Thursday, May 28, 2009

UI Bugs & QA Responsibilities

Anybody who has written code for public use will probably have received at least one bad bug report. Reports that say nothing ("It doesn't work!"), reports that make no sense, reports that don't give enough information,reports that give wrong information. well ... as a coder i felt it's a horrible job to work on UI bugs and one reason is bad bug reports. However, not all bug reports are unpleasant and sometimes we received a wonderfully clear, helpful, informative bug reports.

Quality of Bugs:- depends on following points.
1. The development process (how much time between releases)
2. The product planning (how much change per release)
3. The QA Cycle approach
4. % of bugs would have been found within unit test cases or web services testing?
5. % of bugs platform(dependencies like software, os, browsers etc ) specific? how many are UI bugs ?
6. % of bugs as known issues.

Points that should keep in mind:-
1. Be specific. If you can do the same thing two different ways, state which one you used. "I refreshed page" might mean "I clicked refresh button" or "I pressed F5". Say which you did. Sometimes it matters.
2. Be verbose. Give more information rather than less. If you say too much, the programmer can ignore some of it. If you say too little, they have to come back and ask more questions. Be careful of pronouns. Don't use words like "it", or references like "the window", when it's unclear what they mean.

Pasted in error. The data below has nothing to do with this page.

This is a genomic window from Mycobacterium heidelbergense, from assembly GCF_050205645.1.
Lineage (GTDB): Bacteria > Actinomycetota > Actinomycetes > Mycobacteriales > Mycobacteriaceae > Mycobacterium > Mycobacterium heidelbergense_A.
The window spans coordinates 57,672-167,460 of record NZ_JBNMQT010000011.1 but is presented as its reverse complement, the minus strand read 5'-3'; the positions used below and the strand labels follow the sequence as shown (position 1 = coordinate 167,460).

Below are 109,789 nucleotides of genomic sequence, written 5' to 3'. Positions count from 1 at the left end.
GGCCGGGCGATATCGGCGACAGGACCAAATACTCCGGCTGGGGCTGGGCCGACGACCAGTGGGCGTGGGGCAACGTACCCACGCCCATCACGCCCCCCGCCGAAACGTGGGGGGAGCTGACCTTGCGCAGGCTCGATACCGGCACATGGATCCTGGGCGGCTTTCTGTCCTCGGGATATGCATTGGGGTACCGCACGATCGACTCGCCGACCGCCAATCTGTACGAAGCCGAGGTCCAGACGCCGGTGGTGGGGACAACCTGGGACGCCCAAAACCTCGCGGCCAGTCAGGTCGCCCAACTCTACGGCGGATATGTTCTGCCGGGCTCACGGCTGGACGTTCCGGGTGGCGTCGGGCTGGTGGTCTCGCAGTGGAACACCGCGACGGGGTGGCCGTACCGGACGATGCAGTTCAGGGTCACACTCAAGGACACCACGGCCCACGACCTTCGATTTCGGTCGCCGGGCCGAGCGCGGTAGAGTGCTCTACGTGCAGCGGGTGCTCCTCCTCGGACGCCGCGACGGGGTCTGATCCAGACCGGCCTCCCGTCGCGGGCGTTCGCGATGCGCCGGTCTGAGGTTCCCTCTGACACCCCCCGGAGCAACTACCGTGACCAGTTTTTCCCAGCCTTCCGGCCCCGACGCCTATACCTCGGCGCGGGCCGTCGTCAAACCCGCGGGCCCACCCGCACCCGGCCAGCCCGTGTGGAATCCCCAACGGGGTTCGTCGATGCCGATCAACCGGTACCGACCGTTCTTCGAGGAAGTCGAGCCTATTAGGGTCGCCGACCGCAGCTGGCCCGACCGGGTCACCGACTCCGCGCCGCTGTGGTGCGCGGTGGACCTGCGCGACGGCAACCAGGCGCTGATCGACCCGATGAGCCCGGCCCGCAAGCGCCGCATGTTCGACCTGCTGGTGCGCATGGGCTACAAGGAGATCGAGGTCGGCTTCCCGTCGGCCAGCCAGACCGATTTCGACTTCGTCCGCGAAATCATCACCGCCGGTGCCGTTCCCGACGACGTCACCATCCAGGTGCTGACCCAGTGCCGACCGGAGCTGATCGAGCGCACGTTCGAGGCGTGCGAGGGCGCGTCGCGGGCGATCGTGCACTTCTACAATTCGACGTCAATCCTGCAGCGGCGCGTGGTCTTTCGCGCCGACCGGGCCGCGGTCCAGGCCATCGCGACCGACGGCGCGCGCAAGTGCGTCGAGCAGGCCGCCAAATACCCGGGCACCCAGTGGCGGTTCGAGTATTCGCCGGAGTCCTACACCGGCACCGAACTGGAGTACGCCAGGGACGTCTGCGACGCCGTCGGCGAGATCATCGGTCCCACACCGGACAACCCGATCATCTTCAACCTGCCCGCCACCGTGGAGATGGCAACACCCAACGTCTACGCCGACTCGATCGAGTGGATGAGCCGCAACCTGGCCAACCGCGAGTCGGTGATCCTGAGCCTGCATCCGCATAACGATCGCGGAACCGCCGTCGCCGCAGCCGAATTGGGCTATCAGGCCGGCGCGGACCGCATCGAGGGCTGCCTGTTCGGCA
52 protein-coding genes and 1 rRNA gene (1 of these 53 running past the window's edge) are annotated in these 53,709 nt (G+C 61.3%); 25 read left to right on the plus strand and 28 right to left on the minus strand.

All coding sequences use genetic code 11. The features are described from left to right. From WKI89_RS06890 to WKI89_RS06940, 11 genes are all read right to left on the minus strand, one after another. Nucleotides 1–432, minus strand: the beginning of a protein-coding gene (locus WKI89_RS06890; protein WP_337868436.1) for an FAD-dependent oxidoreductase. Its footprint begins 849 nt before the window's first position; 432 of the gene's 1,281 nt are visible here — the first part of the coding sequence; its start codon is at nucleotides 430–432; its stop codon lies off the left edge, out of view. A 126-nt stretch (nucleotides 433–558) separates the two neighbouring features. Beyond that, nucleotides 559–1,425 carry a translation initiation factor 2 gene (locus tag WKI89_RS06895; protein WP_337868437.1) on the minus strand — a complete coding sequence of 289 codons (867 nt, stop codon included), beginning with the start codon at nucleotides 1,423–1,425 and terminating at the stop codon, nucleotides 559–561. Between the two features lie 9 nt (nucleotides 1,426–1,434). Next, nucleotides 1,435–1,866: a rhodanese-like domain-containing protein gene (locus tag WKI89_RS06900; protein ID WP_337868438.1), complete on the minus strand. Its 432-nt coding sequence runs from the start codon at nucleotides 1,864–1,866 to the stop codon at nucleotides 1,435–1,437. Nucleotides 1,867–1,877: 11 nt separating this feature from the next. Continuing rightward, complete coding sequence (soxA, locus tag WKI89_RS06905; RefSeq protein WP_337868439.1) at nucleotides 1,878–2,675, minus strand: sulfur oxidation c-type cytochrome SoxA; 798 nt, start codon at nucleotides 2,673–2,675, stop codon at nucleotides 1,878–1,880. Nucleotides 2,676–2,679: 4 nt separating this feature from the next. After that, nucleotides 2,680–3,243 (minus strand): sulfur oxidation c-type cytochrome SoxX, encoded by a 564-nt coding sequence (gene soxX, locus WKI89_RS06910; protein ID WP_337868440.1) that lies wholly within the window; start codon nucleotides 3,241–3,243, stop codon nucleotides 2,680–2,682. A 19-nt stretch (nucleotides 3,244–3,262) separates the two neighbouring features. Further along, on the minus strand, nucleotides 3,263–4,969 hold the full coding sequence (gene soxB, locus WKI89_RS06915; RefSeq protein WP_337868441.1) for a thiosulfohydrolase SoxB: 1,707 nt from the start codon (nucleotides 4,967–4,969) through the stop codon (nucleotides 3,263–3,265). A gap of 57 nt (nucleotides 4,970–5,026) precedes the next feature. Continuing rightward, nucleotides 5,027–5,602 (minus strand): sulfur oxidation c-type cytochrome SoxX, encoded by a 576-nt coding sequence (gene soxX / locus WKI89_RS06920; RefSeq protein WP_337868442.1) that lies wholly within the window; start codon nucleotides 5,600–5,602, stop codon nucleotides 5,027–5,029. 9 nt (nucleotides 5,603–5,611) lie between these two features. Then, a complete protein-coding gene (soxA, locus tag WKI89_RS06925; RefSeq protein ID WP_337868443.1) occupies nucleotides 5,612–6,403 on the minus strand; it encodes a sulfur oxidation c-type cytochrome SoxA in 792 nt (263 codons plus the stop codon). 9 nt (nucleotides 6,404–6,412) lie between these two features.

3.Read what you wrote. Read the report back to yourself, and see if you think it's clear. If you have listed a sequence of actions which should produce the failure, try following them yourself, to see if you missed a step.
4. You report a bug because you want the bug fixed. it may be their fault and your problem, and you might be right to be angry with them, but the bug will get fixed faster if you help us by supplying all the information needed.
5. "It doesn't work."case Give the programmer some credit for basic intelligence, :D if the program really didn't work at all, they would probably have noticed. Since they haven't noticed, it must be working for them. Therefore, either you are doing something differently from them, or your environment is different from theirs. They need information, providing this information is the purpose of a bug report. More information is almost always better than less.
6. "Works for me. So what goes wrong?" case Possibly the fault doesn't show up on every computer, your system and theirs may differ in some way. Possibly you have misunderstood what the program is supposed to do, and you are both looking at exactly the same display but you think it's wrong and they know it's right. So also describe what happened. Tell us exactly what you saw. Tell us why you think what you saw is wrong.
7. What happens if bug gets rejected? Rejected bugs fall into two categories:-
7.1. It was rejected because it was not a bug.
7.2. It was rejected because development team do not feel like working on it. :D